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Project October 15, 2006

Venezuela's Hugo Chavez: Despot, or Democrat?


Nov. 15, 2006-- A woman folds clean laundry outside a squatter shack in the rural town of Montleban where dozens of families are protesting on private land in a demand for government housing assistance.

A revolution challenging the underpinnings of American economic and political hegemony has emerged in Latin America. At its center sits the Bolivarian movement of Venezuela's President Hugo Chavez. Photographer Andrew Cutraro and reporter Guy Taylor explore socio-political realities on the ground to assess the basis of Chavez's appeal and the challenges he is yet to face. Leading up to Venezuela's Dec. 3 presidential election, Taylor and Cutraro looked under the skin of a cult of personality surrounding Chavez and his government's aggressive relationship with mass media in Venezuela. Women faint when they meet Chavez. Men create stampedes to keep up with his caravans through impoverished cities. His fans are wowed by what they call a rare, God-given charisma and genuine commitment to channeling Venezuela's vast oil revenues toward the poor.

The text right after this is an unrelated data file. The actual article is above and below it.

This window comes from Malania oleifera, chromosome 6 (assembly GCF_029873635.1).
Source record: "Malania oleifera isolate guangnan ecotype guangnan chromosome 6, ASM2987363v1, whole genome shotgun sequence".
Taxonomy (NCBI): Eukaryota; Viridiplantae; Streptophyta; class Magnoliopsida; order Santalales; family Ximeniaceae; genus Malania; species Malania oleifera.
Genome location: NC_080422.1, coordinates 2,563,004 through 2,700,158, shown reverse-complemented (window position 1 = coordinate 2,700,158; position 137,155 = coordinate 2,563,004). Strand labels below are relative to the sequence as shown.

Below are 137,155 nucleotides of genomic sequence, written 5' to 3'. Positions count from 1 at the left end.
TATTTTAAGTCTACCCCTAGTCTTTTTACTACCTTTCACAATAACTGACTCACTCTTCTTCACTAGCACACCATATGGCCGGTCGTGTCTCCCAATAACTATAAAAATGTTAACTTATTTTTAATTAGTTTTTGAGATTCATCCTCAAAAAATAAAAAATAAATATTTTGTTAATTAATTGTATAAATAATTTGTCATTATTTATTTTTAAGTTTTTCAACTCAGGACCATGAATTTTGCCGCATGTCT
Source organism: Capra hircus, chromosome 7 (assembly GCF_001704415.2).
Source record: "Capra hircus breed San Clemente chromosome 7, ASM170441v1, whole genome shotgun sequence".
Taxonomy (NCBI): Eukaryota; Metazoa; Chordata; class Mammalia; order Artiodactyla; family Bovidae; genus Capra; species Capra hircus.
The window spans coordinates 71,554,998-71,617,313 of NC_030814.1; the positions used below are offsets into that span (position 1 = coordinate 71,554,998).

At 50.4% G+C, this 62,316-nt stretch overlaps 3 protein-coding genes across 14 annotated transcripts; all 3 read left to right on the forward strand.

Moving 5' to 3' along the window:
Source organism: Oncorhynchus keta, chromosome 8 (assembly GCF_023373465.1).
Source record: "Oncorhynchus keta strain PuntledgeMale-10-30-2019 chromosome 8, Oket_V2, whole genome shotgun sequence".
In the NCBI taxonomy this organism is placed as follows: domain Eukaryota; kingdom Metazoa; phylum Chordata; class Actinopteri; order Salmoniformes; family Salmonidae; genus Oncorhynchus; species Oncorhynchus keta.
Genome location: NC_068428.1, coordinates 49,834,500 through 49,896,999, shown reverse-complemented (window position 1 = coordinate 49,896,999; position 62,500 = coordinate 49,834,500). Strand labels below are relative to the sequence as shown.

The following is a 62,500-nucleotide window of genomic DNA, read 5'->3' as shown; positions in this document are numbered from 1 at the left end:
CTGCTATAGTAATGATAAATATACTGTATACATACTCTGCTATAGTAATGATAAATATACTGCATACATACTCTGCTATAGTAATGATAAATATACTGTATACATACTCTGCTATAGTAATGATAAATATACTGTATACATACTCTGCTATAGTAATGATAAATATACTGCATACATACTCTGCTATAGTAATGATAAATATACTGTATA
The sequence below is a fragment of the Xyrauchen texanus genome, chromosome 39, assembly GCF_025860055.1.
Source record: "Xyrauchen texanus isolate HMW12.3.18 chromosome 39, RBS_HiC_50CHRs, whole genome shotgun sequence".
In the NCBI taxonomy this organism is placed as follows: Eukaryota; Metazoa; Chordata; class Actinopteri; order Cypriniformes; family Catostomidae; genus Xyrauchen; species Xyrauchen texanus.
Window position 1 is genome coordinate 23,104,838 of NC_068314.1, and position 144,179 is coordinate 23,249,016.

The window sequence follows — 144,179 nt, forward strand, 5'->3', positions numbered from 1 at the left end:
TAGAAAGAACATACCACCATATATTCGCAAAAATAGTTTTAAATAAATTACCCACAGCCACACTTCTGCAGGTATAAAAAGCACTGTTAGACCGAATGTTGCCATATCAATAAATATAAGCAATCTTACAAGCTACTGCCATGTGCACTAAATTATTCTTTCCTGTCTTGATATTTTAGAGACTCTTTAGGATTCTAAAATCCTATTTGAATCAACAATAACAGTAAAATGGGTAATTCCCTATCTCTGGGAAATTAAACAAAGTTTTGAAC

But his critics say he's a global-media-savvy psychological warrior and rising socialist dictator. Taylor and Cutraro also examined structural changes to government being pushed by Chavez, including the recent formation of thousands of community councils. His backers say they put power at the grass-roots level and represent the revolution's future. Critics say the councils are bent on replacing capitalism and the existing municipal government with a counterproductive, chaotic system of cooperatives.